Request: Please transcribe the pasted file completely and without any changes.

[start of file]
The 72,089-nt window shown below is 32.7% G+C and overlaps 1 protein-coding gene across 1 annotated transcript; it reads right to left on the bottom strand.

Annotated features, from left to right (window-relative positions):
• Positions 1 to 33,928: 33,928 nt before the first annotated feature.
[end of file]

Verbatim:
The 72,089-nt window shown below is 32.7% G+C and overlaps 1 protein-coding gene across 1 annotated transcript; it reads right to left on the bottom strand.

Annotated features, from left to right (window-relative positions):
• Positions 1 to 33,928: 33,928 nt before the first annotated feature.